Key to the agreement is the high usage of ScienceDirect in the UK.
NESLi2 is a product of the UK’s Joint Information Systems Committee (JISC). Lorraine Estelle, CEO at JISC-Collections said: "We are very pleased with the four-year agreement with ScienceDirect. This will create a lot of stability and predictability for the 140 NESLi2 members. Experience demonstrates that the usage of ScienceDirect has always been very high, that’s why we are confident that this contract will contribute to the scientific ambitions we have in the UK."
Under the agreement, most of the NESLi2 members will continue to have access to the ScienceDirect Freedom Collection, which contains approximately 1,900 journals – almost the entire ScienceDirect journals portfolio.
"This NESLi2-ScienceDirect agreement is of very high importance for Elsevier," said Roy Jakobs, Managing Director for Academic & Government markets. "We are pleased that extended access to our Freedom Collection, which includes an increasing number of backfiles, will support the very active and highly qualified UK scientific community. Increasing research productivity through access to the world’s highest quality information is our ultimate joint goal."
The NESLi2-ScienceDirect agreement was signed at a ceremony in London on 22 October.
Juliette Goetzee | alfa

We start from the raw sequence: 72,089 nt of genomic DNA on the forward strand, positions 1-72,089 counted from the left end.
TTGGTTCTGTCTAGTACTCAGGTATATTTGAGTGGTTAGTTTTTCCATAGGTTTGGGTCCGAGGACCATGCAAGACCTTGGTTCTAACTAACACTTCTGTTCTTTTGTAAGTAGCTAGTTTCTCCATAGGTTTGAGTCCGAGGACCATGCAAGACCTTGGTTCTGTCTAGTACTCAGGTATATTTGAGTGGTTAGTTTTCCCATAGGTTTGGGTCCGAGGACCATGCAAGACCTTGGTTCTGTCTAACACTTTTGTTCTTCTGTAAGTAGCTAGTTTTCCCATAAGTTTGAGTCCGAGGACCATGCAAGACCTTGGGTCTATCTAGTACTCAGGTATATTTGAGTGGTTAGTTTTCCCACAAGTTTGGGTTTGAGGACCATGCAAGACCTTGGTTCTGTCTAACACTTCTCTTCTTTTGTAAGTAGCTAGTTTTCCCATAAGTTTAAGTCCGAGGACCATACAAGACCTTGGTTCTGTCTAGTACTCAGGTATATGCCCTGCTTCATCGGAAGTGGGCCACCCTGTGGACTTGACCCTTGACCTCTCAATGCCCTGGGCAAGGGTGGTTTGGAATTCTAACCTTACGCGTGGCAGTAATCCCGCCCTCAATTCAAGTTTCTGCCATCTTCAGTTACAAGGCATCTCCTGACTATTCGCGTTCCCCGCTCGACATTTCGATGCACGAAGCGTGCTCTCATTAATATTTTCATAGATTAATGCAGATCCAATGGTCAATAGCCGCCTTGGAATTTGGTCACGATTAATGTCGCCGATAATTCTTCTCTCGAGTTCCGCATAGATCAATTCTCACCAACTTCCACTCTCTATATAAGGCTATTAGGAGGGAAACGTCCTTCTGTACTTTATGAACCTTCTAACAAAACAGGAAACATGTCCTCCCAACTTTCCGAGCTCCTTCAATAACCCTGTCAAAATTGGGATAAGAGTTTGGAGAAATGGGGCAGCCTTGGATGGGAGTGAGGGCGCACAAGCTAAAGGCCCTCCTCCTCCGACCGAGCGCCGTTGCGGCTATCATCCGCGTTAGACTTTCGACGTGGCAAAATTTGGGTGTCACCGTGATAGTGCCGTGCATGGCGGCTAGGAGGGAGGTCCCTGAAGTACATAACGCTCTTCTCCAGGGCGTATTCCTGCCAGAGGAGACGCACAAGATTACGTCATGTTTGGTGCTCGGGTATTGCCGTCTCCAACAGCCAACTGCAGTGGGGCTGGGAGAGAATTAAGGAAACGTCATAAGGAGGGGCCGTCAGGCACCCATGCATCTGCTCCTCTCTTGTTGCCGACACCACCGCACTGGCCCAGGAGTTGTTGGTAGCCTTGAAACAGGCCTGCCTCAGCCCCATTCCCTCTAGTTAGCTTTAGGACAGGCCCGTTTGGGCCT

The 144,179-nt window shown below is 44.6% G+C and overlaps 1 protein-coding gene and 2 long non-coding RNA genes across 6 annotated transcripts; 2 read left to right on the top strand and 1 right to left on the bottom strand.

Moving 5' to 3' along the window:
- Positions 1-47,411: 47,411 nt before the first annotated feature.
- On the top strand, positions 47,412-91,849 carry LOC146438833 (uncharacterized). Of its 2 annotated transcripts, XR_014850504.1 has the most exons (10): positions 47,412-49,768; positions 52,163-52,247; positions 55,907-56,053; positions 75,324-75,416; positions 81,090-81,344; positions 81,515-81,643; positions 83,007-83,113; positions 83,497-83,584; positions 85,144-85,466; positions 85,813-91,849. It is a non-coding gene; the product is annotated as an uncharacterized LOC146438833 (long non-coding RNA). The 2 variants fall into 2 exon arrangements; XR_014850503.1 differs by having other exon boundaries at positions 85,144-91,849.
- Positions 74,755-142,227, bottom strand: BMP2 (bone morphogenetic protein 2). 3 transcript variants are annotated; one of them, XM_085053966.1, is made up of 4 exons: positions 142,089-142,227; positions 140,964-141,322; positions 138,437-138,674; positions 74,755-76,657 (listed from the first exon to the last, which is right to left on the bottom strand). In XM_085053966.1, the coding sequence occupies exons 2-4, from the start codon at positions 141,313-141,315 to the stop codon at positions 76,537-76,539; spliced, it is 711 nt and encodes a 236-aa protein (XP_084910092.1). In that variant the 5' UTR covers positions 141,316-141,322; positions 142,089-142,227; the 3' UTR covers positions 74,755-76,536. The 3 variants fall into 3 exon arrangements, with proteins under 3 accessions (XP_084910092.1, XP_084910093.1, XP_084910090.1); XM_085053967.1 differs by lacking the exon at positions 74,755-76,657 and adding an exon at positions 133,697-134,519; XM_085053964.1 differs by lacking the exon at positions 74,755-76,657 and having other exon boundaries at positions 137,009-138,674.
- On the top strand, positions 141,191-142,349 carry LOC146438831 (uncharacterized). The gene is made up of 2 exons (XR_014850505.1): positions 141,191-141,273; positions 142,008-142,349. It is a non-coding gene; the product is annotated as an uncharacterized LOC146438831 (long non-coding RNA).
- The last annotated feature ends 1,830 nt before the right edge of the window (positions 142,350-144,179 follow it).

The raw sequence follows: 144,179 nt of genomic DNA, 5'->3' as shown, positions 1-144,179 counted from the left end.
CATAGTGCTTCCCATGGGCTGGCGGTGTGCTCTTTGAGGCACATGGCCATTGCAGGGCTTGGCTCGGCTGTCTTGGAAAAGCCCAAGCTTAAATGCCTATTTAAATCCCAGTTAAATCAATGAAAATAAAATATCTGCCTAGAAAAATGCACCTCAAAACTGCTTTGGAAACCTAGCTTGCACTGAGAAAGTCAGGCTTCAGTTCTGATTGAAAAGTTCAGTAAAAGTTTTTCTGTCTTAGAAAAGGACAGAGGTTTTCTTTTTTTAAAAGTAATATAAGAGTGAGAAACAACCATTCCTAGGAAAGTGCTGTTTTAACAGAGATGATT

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13.04.2017 | Fraunhofer-Institut für Digitale Medientechnologie IDMT
DNA molecules that follow specific instructions could offer more precise molecular control of synthetic chemical systems, a discovery that opens the door for engineers to create molecular machines with new and complex behaviors.
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MPQ scientists achieve long storage times for photonic quantum bits which break the lower bound for direct teleportation in a global quantum network.
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Researchers have developed a water cloaking concept based on electromagnetic forces that could eliminate an object's wake, greatly reducing its drag while...
Tiny pores at a cell's entryway act as miniature bouncers, letting in some electrically charged atoms--ions--but blocking others. Operating as exquisitely sensitive filters, these "ion channels" play a critical role in biological functions such as muscle contraction and the firing of brain cells.
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The miniaturization of the current technology of storage media is hindered by fundamental limits of quantum mechanics. A new approach consists in using so-called spin-crossover molecules as the smallest possible storage unit. Similar to normal hard drives, these special molecules can save information via their magnetic state. A research team from Kiel University has now managed to successfully place a new class of spin-crossover molecules onto a surface and to improve the molecule’s storage capacity. The storage density of conventional hard drives could therefore theoretically be increased by more than one hundred fold. The study has been published in the scientific journal Nano Letters.
Over the past few years, the building blocks of storage media have gotten ever smaller. But further miniaturization of the current technology is hindered by...
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